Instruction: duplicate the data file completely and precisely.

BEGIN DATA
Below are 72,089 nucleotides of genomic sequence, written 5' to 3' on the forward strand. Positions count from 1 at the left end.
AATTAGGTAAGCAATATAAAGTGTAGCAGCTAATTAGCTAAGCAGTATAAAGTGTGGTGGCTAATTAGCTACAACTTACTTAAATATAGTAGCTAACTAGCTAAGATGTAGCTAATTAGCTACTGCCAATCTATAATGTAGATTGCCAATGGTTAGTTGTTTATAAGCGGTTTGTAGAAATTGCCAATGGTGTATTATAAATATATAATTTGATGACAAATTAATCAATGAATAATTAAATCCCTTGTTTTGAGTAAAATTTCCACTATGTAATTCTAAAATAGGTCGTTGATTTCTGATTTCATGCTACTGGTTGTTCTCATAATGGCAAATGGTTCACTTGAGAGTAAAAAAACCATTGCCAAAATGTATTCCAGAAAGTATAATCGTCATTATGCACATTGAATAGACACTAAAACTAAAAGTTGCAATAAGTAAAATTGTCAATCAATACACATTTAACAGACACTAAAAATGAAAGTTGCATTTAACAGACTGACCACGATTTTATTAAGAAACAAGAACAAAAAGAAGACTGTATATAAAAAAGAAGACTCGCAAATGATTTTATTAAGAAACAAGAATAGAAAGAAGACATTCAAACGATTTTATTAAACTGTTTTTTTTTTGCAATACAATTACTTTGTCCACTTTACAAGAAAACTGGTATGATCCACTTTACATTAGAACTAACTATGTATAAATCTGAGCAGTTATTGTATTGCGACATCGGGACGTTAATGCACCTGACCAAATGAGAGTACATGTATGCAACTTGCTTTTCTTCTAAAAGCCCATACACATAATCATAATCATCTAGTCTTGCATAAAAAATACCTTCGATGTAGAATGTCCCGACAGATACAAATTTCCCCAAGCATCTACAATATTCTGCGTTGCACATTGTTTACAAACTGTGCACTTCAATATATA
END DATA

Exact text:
Below are 72,089 nucleotides of genomic sequence, written 5' to 3' on the forward strand. Positions count from 1 at the left end.
AATTAGGTAAGCAATATAAAGTGTAGCAGCTAATTAGCTAAGCAGTATAAAGTGTGGTGGCTAATTAGCTACAACTTACTTAAATATAGTAGCTAACTAGCTAAGATGTAGCTAATTAGCTACTGCCAATCTATAATGTAGATTGCCAATGGTTAGTTGTTTATAAGCGGTTTGTAGAAATTGCCAATGGTGTATTATAAATATATAATTTGATGACAAATTAATCAATGAATAATTAAATCCCTTGTTTTGAGTAAAATTTCCACTATGTAATTCTAAAATAGGTCGTTGATTTCTGATTTCATGCTACTGGTTGTTCTCATAATGGCAAATGGTTCACTTGAGAGTAAAAAAACCATTGCCAAAATGTATTCCAGAAAGTATAATCGTCATTATGCACATTGAATAGACACTAAAACTAAAAGTTGCAATAAGTAAAATTGTCAATCAATACACATTTAACAGACACTAAAAATGAAAGTTGCATTTAACAGACTGACCACGATTTTATTAAGAAACAAGAACAAAAAGAAGACTGTATATAAAAAAGAAGACTCGCAAATGATTTTATTAAGAAACAAGAATAGAAAGAAGACATTCAAACGATTTTATTAAACTGTTTTTTTTTTGCAATACAATTACTTTGTCCACTTTACAAGAAAACTGGTATGATCCACTTTACATTAGAACTAACTATGTATAAATCTGAGCAGTTATTGTATTGCGACATCGGGACGTTAATGCACCTGACCAAATGAGAGTACATGTATGCAACTTGCTTTTCTTCTAAAAGCCCATACACATAATCATAATCATCTAGTCTTGCATAAAAAATACCTTCGATGTAGAATGTCCCGACAGATACAAATTTCCCCAAGCATCTACAATATTCTGCGTTGCACATTGTTTACAAACTGTGCACTTCAATATATA